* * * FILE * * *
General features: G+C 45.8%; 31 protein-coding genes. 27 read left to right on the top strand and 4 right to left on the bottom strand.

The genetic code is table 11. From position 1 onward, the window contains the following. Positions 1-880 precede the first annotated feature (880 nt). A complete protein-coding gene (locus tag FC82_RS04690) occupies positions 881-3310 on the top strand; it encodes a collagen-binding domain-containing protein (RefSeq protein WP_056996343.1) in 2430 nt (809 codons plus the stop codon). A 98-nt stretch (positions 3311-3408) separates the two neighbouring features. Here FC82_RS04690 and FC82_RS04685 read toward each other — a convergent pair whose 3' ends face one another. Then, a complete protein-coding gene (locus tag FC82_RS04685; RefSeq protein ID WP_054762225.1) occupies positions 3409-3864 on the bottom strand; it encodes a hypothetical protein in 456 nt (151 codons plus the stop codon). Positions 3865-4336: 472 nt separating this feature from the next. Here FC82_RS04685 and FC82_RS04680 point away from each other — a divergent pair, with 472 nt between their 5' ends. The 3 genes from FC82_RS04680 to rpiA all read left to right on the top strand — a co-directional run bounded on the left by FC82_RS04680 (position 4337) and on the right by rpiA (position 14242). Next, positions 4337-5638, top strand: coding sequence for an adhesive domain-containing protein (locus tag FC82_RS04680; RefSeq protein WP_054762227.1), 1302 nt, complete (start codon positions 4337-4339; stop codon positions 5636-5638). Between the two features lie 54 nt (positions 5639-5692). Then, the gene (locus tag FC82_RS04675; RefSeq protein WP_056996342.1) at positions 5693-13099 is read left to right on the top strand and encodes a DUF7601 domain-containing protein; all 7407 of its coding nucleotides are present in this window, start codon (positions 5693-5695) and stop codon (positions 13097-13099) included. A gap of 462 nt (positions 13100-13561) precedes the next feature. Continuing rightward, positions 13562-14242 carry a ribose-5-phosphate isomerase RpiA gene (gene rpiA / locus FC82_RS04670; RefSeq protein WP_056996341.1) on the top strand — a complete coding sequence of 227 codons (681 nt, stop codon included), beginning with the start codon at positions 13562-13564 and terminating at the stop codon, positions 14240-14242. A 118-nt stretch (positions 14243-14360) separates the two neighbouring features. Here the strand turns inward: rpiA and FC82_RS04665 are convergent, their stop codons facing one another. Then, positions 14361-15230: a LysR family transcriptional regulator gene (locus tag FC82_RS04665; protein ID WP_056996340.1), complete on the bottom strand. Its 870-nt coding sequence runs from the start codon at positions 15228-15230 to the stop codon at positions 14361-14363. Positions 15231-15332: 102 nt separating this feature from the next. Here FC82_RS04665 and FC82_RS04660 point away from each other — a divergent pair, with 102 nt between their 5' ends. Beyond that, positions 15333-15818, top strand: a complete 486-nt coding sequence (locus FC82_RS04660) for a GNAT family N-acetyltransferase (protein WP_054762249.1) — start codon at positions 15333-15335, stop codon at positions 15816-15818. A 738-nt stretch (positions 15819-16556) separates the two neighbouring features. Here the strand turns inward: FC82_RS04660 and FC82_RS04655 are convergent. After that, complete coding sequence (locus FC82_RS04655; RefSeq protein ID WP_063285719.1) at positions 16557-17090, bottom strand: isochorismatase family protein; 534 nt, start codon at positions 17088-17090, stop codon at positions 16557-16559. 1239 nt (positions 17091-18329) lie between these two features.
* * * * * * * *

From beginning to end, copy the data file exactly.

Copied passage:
General features: G+C 45.8%; 31 protein-coding genes. 27 read left to right on the top strand and 4 right to left on the bottom strand.

The genetic code is table 11. From position 1 onward, the window contains the following. Positions 1-880 precede the first annotated feature (880 nt). A complete protein-coding gene (locus tag FC82_RS04690) occupies positions 881-3310 on the top strand; it encodes a collagen-binding domain-containing protein (RefSeq protein WP_056996343.1) in 2430 nt (809 codons plus the stop codon). A 98-nt stretch (positions 3311-3408) separates the two neighbouring features. Here FC82_RS04690 and FC82_RS04685 read toward each other — a convergent pair whose 3' ends face one another. Then, a complete protein-coding gene (locus tag FC82_RS04685; RefSeq protein ID WP_054762225.1) occupies positions 3409-3864 on the bottom strand; it encodes a hypothetical protein in 456 nt (151 codons plus the stop codon). Positions 3865-4336: 472 nt separating this feature from the next. Here FC82_RS04685 and FC82_RS04680 point away from each other — a divergent pair, with 472 nt between their 5' ends. The 3 genes from FC82_RS04680 to rpiA all read left to right on the top strand — a co-directional run bounded on the left by FC82_RS04680 (position 4337) and on the right by rpiA (position 14242). Next, positions 4337-5638, top strand: coding sequence for an adhesive domain-containing protein (locus tag FC82_RS04680; RefSeq protein WP_054762227.1), 1302 nt, complete (start codon positions 4337-4339; stop codon positions 5636-5638). Between the two features lie 54 nt (positions 5639-5692). Then, the gene (locus tag FC82_RS04675; RefSeq protein WP_056996342.1) at positions 5693-13099 is read left to right on the top strand and encodes a DUF7601 domain-containing protein; all 7407 of its coding nucleotides are present in this window, start codon (positions 5693-5695) and stop codon (positions 13097-13099) included. A gap of 462 nt (positions 13100-13561) precedes the next feature. Continuing rightward, positions 13562-14242 carry a ribose-5-phosphate isomerase RpiA gene (gene rpiA / locus FC82_RS04670; RefSeq protein WP_056996341.1) on the top strand — a complete coding sequence of 227 codons (681 nt, stop codon included), beginning with the start codon at positions 13562-13564 and terminating at the stop codon, positions 14240-14242. A 118-nt stretch (positions 14243-14360) separates the two neighbouring features. Here the strand turns inward: rpiA and FC82_RS04665 are convergent, their stop codons facing one another. Then, positions 14361-15230: a LysR family transcriptional regulator gene (locus tag FC82_RS04665; protein ID WP_056996340.1), complete on the bottom strand. Its 870-nt coding sequence runs from the start codon at positions 15228-15230 to the stop codon at positions 14361-14363. Positions 15231-15332: 102 nt separating this feature from the next. Here FC82_RS04665 and FC82_RS04660 point away from each other — a divergent pair, with 102 nt between their 5' ends. Beyond that, positions 15333-15818, top strand: a complete 486-nt coding sequence (locus FC82_RS04660) for a GNAT family N-acetyltransferase (protein WP_054762249.1) — start codon at positions 15333-15335, stop codon at positions 15816-15818. A 738-nt stretch (positions 15819-16556) separates the two neighbouring features. Here the strand turns inward: FC82_RS04660 and FC82_RS04655 are convergent. After that, complete coding sequence (locus FC82_RS04655; RefSeq protein ID WP_063285719.1) at positions 16557-17090, bottom strand: isochorismatase family protein; 534 nt, start codon at positions 17088-17090, stop codon at positions 16557-16559. 1239 nt (positions 17091-18329) lie between these two features.